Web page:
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First trial to judge ex-Khmer Rouge on genocide charges aims to show brutal rule led to deaths

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PHNOM PENH, Cambodia — The first trial weighing charges of genocide against Cambodia's brutal 1970s Khmer Rouge regime opened Friday with a prosecutor saying it will show that Cambodians were enslaved in inhumane conditions that led to the deaths of 1.7 million people from starvation, disease and execution.

Khieu Samphan, the regime's head of state, and Nuon Chea, right-hand man to the communist group's late leader, Pol Pot, already received life sentences in August after being found guilty of crimes against humanity, relating mostly to forced movement of millions to the countryside when the Khmer Rouge took power in 1975.

They have appealed their convictions, and in brief statements to the court on Friday called for postponing further trial sessions. Nuon Chea said the court should wait for a ruling on his plea that four judges should be dismissed for alleged bias, and Khieu Samphan said it was unfair to proceed while his defense team was still working on appealing the verdict in his first trial. They threatened to boycott further proceedings.

The U.N.-backed tribunal split the cases into two trials for fear that Khieu Samphan, 83, and Nuon Chea, 88, could die before any proceedings against them could be completed.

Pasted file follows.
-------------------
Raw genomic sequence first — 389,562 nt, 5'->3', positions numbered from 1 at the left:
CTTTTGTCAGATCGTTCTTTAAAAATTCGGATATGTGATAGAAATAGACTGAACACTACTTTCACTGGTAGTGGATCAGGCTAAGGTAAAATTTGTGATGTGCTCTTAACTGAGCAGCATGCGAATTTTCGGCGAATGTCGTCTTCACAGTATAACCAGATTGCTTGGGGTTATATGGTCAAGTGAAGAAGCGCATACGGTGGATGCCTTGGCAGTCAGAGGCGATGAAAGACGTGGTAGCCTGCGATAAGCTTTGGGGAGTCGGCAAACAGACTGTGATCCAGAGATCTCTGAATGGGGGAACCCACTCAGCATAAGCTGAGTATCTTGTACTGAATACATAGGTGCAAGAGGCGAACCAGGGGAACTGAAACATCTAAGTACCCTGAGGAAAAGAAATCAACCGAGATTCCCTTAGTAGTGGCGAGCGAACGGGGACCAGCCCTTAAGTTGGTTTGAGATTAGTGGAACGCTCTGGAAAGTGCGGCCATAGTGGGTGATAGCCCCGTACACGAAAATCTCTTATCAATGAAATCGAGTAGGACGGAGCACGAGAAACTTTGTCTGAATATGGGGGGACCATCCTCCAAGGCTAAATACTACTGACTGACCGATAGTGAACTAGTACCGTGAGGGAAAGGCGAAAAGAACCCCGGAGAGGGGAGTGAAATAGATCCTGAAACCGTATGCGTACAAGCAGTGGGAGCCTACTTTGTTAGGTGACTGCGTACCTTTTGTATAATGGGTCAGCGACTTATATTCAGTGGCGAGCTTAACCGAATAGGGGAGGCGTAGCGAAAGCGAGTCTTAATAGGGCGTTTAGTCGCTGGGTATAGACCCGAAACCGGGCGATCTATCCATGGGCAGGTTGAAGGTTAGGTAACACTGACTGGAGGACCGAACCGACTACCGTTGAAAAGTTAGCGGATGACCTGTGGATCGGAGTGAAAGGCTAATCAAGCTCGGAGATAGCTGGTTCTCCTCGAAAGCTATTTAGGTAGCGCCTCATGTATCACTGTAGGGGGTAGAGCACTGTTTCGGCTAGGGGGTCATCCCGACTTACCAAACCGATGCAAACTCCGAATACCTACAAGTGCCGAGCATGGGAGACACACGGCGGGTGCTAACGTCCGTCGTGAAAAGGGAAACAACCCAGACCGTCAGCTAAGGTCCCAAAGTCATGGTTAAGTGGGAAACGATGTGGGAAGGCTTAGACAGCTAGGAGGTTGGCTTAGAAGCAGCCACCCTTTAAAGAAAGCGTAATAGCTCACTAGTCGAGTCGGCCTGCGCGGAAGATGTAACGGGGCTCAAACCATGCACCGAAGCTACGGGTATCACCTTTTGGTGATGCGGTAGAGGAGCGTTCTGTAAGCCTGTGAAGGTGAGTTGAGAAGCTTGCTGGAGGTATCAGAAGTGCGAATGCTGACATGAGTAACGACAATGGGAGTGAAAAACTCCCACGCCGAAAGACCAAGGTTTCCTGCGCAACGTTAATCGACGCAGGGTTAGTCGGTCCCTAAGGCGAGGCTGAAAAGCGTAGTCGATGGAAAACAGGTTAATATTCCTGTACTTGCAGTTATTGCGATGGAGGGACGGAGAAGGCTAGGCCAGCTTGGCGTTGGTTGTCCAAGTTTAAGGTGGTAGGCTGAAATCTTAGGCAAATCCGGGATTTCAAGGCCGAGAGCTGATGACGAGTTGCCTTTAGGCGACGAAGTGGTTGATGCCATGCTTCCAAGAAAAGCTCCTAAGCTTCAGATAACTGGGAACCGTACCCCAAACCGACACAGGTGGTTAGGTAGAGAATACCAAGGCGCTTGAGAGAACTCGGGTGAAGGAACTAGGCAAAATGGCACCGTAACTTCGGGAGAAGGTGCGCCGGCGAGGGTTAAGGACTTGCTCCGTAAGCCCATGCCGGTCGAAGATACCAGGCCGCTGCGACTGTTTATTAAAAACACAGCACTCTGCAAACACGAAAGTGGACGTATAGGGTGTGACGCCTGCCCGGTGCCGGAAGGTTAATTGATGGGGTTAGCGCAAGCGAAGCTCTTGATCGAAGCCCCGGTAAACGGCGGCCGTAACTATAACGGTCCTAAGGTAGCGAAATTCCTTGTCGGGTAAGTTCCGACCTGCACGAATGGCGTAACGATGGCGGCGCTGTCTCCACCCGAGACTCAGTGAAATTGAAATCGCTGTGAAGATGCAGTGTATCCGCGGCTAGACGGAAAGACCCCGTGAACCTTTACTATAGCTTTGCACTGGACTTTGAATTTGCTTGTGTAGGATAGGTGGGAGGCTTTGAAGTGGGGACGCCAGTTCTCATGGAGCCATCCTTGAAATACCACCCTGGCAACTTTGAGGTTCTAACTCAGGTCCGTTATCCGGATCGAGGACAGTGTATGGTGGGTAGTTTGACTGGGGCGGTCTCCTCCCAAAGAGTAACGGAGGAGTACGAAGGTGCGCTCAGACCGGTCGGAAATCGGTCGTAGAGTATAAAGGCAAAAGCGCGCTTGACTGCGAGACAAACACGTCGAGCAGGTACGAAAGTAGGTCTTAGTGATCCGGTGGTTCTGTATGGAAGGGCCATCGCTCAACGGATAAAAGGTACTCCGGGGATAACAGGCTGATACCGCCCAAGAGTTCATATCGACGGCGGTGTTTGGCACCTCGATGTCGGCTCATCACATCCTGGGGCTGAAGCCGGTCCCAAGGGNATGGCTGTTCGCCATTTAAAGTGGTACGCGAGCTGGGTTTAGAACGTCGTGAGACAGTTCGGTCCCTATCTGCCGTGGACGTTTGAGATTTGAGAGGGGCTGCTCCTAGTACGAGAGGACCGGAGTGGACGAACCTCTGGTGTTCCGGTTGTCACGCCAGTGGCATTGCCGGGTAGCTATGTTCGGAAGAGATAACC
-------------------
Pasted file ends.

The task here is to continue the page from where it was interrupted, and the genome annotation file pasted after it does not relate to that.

In addition to genocide against minorities, the second trial will address for the first time accusations of rape and forced marriages.

It will show that Cambodians at the giant cooperatives and work sites established by the Khmer Rouge were "enslaved and subjected to inhumane conditions that led to countless deaths from starvation, overwork and disease," Cambodian prosecutor Chea Leang told the court, as the two accused sat silently.

PHOTO: In this photo released by the Extraordinary Chambers in the Courts of Cambodia, Nuon Chea, center, who was the Khmer Rouge's chief ideologist and No. 2 leader, sits in the court room during a hearing at the U.N.-backed war crimes tribunal, in Phnom Penh, Cambodia, Friday, Oct. 17, 2014. A U.N.-backed Cambodian tribunal has begun hearing the first genocide case against the country's brutal 1970s Khmer Rouge regime.  (AP Photo/Extraordinary Chambers in the Courts of Cambodia, Nhet Sok Heng)
In this photo released by the Extraordinary Chambers in the Courts of Cambodia, Nuon Chea, center, who was the Khmer Rouge's chief ideologist and No. 2 leader, sits in the court room during a hearing at the U.N.-backed war crimes tribunal, in Phnom Penh, Cambodia, Friday, Oct. 17, 2014. A U.N.-backed Cambodian tribunal has begun hearing the first genocide case against the country's brutal 1970s Khmer Rouge regime. (AP Photo/Extraordinary Chambers in the Courts of Cambodia, Nhet Sok Heng)

"We are here because of millions of Cambodian people who did not survive in this regime, for whom three years, eight months and 20 days ... meant only suffering and grief, pain and deaths," she said.